Hidden by all of the improvements that Jeff Bezos extolled on stage yesterday about the new Kindle Paperwhite, Amazon has silently taken some features to the chopping block. The Kindle Paperwhite replaces the Kindle Touch before it, but it has lost the 3.5mm headphone jack and speakers of its predecessor. Clearly, without that hardware, the new Kindle e-reader is devoid of audio features — Amazon's once-highlighted "Read to Me" text-to-speech feature is gone, as is access to Audible's massive collection of audiobooks and the sometimes-useful MP3 playback option on the old Kindle. The Kindle Paperwhite solely consumes text, and its 2GB of onboard storage compared to its predecessor's 4GB makes that abundantly clear.

The Paperwhite is a text-only device

These features were once differentiators for Amazon in the e-reader space, but now that they're gone how does the Kindle Paperwhite compare with the competition? Since none of the leaders — the Nook Simple Touch with Glowlight, Sony Reader PRS-T2, or Kobo Mini — have audio features, the Kindle now has one less selling point. Still, Amazon looks like it's won again when it comes to the most important features: screen and ecosystem. At this point in the e-reader war hardware is fairly standard across the board — all now have 2GB of storage (though only the Kindle and Kobo Mini aren't expandable), and processors, dimensions, and build quality don't separate these devices.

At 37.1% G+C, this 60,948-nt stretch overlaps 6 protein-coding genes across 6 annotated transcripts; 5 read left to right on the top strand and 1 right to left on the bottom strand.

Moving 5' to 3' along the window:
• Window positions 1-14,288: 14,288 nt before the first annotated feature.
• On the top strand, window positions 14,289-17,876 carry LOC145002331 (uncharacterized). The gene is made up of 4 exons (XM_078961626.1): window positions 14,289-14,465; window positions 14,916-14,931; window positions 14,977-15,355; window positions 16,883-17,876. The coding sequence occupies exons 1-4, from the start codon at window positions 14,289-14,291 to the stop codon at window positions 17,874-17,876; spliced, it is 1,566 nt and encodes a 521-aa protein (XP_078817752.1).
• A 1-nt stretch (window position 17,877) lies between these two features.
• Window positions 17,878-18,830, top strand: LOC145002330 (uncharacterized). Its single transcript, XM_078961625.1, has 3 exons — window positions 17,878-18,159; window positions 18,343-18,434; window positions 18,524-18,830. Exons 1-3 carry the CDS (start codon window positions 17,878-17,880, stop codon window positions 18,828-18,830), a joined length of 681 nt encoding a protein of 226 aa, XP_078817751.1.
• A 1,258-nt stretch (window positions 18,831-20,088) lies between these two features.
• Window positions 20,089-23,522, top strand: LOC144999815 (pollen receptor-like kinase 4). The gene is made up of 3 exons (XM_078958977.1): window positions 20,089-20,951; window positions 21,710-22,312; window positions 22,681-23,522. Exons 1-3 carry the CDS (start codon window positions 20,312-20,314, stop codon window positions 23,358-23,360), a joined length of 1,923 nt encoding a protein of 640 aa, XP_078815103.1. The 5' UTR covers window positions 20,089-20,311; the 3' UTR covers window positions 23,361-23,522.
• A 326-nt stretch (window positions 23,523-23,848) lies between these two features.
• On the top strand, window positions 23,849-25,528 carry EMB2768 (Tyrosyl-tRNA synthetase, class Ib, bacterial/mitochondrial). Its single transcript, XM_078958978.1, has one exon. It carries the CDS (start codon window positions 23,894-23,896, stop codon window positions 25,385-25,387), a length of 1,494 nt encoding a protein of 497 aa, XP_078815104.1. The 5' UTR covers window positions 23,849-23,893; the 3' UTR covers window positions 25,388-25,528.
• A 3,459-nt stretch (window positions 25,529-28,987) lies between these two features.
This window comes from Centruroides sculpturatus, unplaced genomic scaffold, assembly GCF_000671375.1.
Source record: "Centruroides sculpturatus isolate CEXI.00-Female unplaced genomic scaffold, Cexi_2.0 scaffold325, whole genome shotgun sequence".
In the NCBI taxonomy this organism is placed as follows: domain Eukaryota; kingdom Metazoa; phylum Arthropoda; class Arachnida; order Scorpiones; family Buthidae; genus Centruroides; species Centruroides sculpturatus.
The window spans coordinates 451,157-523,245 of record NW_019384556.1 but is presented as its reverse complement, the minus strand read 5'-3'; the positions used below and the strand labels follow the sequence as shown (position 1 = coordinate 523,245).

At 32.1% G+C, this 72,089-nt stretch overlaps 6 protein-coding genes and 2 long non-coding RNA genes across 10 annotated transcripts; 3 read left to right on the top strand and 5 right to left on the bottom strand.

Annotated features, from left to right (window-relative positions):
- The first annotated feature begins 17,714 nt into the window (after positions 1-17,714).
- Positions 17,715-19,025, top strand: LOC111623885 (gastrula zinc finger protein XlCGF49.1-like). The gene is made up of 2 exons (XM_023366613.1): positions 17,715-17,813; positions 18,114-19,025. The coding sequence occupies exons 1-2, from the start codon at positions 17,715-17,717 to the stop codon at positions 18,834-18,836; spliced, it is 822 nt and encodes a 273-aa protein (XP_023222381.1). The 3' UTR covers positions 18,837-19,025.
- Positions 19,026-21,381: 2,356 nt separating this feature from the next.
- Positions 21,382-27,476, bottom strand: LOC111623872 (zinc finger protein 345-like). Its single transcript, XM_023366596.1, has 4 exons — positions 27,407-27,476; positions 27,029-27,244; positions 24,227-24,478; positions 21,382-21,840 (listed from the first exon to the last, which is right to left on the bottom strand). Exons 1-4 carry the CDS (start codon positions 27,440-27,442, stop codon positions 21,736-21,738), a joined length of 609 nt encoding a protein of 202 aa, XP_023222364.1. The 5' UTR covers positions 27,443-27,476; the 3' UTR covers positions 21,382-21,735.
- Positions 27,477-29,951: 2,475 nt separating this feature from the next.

While it's not clear why Amazon has seen fit to remove audio features that made its e-reader stand out — perhaps it's looking to push multimedia users to the Kindle Fire family — there's no reason to believe this loss will alter Amazon's position in the e-reader space. That's no consolation to those who have heavily invested into Audible audiobooks, but ultimately, the features Amazon has added seem more important than the ones it has removed.

Compare this: Kindle Paperwhite, Nook Simple Touch with GlowLight, Sony Reader PRS-T2, Kobo Mini, and more.

Kindle-paperwhite-comparison_560